One of the best known gods in Fijian legends is the fierce sea-monster Dakuwaqa. He was the guardian of the reef entrance of the islands, fearless, headstr ong and jealous.
Dakuwaqa el dios tiburón
Uno de los dioses más conocidos en las leyendas de Fiji es el feroz monstruo marino Dakuwaqa. Él es el guardián de la entrada por los arrecifes a las islas, es audaz, testarudo y celoso. Con frecuencia se transformó en tiburón y viaja alrededor de todas las islas enfrentándose a los otros guardianes de los arrecifes.
Un día salió para el grupo insular Lomaiviti y después de salir victorioso del área enrumbó hacia Suva. El guardián de esos arrecifes desafió a Dakuwaqa y se desató una gran lucha. Hubo tanto jaleo y perturbación que grandes olas iban rodaron por la desembocadura del río Rewa causando inundaciones por el valle, muchos kilómetros tierra adentro.
Una vez más Dakuwaqa resultó vencedor y siguió su camino. Cerca de la isla de Beqa, su viejo amigo Masilaca, otro dios tiburón, le habló de la gran fuerza de los dioses que guardan la isla Kadavu y astutamente le preguntó si los desafiaría. Dakuwaqa reaccionó inmediatamente dirigiéndose a la isla Kadavu y, al acercarse el arrecife, encontró un pulpo gigante que custodiaba el paso. El pulpo tenía cuatro de sus tentáculos anclados en el coral y los otros cuatro en alto. Dakuwaqa lo embistió frenéticamente pero el pulpo lo enrolló con sus tentáculos y lo apretó poniendolo al borde de la muerte. Dakuwaqa pidió clemencia y le dijo al pulpo que si le perdonaba la vida, nunca dañaría a nadie del pueblo de la isla Kadavu, dondequiera que se encuentren, en cualquier parte de las aguas de Fiji. Así que el pulpo lo liberó y Dakuwaqa cumplió su promesa, y el pueblo de Kadavu no tienen miedo a los tiburones cuando nada o pescar.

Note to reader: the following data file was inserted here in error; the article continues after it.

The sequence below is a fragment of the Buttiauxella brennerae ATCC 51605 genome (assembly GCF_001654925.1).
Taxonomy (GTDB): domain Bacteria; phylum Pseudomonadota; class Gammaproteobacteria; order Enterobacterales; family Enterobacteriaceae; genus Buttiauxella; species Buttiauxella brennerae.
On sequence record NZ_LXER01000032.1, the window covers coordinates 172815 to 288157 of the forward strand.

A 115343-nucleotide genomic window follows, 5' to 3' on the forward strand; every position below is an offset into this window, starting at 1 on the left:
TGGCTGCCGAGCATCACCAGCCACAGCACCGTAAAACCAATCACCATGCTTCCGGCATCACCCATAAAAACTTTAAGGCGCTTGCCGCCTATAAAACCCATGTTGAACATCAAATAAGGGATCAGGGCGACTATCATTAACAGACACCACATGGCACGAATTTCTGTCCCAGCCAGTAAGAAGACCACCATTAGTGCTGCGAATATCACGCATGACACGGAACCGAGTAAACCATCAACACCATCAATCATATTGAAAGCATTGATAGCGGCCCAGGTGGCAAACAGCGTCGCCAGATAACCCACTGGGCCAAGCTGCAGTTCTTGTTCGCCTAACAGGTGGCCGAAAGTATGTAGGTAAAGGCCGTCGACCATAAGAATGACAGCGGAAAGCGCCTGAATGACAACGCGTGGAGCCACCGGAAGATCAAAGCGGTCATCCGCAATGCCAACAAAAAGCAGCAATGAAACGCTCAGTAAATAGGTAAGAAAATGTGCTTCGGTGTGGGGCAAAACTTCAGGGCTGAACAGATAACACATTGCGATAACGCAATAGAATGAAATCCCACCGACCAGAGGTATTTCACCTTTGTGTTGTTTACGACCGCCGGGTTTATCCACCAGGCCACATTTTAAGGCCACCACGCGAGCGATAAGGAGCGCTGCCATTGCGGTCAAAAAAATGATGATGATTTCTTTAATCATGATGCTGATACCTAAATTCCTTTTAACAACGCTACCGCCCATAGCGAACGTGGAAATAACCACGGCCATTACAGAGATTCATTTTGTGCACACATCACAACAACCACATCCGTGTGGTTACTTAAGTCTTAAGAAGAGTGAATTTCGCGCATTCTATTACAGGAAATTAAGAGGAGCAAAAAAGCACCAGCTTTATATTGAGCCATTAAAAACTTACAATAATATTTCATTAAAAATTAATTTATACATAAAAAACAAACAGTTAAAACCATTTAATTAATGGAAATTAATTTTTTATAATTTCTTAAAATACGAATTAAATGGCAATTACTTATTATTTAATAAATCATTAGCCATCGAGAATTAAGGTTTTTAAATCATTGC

Incluso hoy en día, cuando los pescadores de Kadavu salen a faenar de noche, reverentemente vierten un tazón de yaqona en el mar como ofrenda para el dios Dakuwaqa.
Los altos jefes de Cakaudrove son considerados los descendientes directos de Dakuwaqa y su tiburón totémico aparece en ocasiones en que noticia trascendentales están a punto de ser anunciadas.
La yaqona o kava-kava (Piper methysticum) se emplea entre todos los pueblos polinesios para un brebaje muy apreciado
Dakuwaqa The Shark God
One of the best known gods in Fijian legends is the fierce sea-monster Dakuwaqa. He was the guardian of the reef entrance of the islands, fearless, headstr ong and jealous. He frequently changed himself into the form of a shark and traveled around the islands fighting all the other reef guardians.
One day he set out for the Lomaiviti group and after emerging victorious from this area he decided to set out for Suva. The guardian of the reef here challenged Dakuwaqa and a great struggle took place. There was such a disturbance that great waves went rolling into the mouth of the Rewa River causing valleys to be flooded for many miles inland.
Dakuwaqa once more emerged as victor and proceeded on his way. Near the island of Beqa his old friend Masilaca, another shark god, told him of the great strength of the gods guarding Kadavu island and slyly asked Dakuwaqa whether he would be afraid to meet them. Like a shot Dakuwaqa sped off towards Kadavu and, on nearing the reef, found a giant octopus guarding the passage. The octopus had four of its tentacles securely gripping the coral and the other four were held aloft. Rushing furiously in, Dakuwaqa soon found that he was being almost squeezed to death as the octopus had coiled its tentacles around him. Realizing his danger Dakuwaqa begged for mercy and told the octopus that if his life was spared he would never harm any people from Kadavu wherever they may be in any part of Fiji waters.